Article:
• How do you view Banksy? A vandal or an artist? Who defines him as such, and why would they define him that way?

Web content
For Max Weber - See the Yale University YouTube lectures linked for Chapter 5.

Manuel Castells:

Lecture: Castells on ‘Network Theories of Power’, at the University of Southern California.

Lecture: Castells lecturing about ‘Communication Power in Network Societies’, at the University of Oxford.

Carolyn Nordstrom:

Lecture: Nordstrom discussing “The Global Shadow of Modern (Tomorrow's) War” at Colgate University, New York.

Piracy and Illegal Global Economies, Carolyn Nordstrom”
Video: Carolyn Nordstrom discusses piracy and the connection of illegal trade to the recent economic collapse.


‘Social Movements and State Violence’
In this post, David Mayeda examines how Max Weber’s theoretical positions on authority, power, and violence apply to the recent disturbances in and around London, England, and Davis, California.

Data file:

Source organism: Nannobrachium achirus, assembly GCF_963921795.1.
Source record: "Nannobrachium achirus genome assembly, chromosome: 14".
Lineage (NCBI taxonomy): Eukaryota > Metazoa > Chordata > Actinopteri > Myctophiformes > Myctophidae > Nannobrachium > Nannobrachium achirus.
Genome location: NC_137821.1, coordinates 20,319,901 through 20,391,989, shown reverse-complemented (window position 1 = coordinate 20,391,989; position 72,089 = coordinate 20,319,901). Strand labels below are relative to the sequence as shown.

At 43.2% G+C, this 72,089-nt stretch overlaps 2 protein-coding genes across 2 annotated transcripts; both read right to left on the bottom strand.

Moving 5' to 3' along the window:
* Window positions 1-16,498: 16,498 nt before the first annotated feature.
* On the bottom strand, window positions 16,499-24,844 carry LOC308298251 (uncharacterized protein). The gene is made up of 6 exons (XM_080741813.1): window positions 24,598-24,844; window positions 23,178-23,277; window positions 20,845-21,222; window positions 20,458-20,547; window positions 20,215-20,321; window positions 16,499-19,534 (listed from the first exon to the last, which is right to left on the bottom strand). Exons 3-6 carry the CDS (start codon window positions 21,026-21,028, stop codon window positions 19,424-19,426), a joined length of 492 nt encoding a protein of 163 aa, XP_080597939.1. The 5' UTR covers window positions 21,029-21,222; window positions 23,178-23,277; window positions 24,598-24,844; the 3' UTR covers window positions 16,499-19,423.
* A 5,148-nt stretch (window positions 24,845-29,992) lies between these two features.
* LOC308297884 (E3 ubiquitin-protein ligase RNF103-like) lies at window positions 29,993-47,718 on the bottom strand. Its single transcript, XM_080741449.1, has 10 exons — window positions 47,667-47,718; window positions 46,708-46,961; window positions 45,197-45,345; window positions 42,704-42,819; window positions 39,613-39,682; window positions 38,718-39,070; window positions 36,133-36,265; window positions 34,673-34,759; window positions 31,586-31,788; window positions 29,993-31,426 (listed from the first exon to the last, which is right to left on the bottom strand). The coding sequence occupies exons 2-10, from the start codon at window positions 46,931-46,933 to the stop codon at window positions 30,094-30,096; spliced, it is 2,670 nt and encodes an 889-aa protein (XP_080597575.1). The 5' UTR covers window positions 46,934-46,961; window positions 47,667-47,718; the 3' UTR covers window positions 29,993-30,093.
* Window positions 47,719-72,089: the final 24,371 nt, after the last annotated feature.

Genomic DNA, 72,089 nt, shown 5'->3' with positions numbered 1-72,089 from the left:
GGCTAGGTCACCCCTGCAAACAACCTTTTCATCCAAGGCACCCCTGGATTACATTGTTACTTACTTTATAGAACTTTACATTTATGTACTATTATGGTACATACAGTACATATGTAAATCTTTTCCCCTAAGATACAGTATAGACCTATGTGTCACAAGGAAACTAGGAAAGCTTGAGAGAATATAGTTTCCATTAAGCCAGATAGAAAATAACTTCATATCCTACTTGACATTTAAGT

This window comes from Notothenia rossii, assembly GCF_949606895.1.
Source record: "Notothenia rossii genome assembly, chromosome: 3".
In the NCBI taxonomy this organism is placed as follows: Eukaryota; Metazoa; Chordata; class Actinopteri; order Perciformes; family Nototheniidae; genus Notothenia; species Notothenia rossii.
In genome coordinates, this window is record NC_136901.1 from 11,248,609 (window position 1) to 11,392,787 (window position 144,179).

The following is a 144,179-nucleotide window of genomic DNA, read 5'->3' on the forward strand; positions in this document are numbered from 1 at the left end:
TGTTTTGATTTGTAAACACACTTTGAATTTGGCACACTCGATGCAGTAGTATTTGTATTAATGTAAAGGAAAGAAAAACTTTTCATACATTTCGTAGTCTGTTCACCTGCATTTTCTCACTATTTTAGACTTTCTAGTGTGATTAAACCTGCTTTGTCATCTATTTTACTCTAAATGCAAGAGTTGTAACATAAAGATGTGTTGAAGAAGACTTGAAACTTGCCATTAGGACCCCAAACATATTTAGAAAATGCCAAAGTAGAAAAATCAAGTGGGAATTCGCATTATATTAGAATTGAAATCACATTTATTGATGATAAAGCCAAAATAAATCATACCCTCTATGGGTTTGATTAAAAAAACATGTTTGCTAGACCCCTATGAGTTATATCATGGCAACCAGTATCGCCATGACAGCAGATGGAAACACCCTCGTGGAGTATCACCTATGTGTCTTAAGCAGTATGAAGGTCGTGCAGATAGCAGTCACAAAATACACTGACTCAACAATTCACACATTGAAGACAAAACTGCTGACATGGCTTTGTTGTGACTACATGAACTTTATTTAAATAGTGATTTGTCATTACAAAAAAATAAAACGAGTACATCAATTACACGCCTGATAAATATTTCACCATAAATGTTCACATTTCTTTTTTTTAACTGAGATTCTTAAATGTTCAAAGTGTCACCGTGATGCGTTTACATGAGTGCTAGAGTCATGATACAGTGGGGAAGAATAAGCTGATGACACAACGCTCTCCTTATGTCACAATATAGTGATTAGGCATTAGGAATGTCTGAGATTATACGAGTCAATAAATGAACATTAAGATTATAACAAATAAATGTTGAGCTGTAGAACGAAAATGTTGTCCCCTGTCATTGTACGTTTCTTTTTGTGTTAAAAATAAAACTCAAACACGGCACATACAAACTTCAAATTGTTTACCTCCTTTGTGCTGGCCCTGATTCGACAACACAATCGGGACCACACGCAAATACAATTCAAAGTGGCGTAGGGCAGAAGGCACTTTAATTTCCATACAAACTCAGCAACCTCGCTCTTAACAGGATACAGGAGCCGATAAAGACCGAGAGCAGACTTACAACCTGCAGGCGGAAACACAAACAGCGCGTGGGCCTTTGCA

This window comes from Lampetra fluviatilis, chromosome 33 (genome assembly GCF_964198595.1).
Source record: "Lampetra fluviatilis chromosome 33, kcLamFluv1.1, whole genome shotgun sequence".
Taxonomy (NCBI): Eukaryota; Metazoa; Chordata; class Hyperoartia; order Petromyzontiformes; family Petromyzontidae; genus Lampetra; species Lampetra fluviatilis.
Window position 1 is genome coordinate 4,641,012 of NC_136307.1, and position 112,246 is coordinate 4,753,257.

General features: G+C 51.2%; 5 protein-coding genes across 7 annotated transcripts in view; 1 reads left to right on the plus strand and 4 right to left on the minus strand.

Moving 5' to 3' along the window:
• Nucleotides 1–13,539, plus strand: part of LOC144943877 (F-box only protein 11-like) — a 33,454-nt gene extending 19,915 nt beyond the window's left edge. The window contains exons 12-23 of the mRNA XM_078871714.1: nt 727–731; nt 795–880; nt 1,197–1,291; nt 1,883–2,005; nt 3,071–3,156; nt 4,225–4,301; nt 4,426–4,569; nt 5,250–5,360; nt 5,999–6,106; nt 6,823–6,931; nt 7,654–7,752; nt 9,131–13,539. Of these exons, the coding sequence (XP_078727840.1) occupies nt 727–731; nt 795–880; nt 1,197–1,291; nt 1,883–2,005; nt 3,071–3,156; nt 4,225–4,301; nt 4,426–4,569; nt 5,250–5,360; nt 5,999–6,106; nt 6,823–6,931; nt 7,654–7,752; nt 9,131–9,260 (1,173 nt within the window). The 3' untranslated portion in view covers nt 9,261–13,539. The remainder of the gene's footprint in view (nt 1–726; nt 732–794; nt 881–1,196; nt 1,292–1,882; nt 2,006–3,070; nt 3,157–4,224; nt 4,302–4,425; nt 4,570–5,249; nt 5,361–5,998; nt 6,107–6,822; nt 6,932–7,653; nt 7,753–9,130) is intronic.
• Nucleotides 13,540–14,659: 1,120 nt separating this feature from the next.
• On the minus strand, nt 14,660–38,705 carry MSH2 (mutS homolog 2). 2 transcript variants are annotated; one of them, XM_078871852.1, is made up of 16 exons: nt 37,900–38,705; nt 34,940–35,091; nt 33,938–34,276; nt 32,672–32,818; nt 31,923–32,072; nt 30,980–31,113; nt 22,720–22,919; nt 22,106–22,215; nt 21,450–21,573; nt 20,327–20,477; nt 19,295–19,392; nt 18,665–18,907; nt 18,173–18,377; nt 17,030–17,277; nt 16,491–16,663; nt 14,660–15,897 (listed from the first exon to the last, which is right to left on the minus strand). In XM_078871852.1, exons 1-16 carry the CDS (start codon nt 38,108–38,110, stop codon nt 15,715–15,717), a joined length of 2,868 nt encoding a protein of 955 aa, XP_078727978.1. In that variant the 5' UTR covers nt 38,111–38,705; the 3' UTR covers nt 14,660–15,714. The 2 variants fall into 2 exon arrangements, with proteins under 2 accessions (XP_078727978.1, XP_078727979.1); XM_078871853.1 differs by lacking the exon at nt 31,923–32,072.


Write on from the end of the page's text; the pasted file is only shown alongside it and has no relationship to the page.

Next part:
‘Steve Jobs and the Routinization of Charisma’
A post which considers the late Steve Jobs’ charisma through a Weberian lens.

‘That’s Wrong! When You Do It.’
It’s easy to see how having power allows the powerful to define their behavior as normal or at least acceptable while at the same time defining the actions of the less powerful as being abnormal or wrong. In this piece Nathan Palmer discusses this in relation to the recent Congressional insider trading saga.

Other content

David Wood, ‘Foucault and Panopticism Revisited’.
This editorial introduces this issue in the context of the progress of the Surveillance and Society project. It discusses the theme of this issue, the importance of Michel Foucault’s work for Surveillance Studies, briefly summarises the contributions of the authors, and also considers what comes next.

Further Reading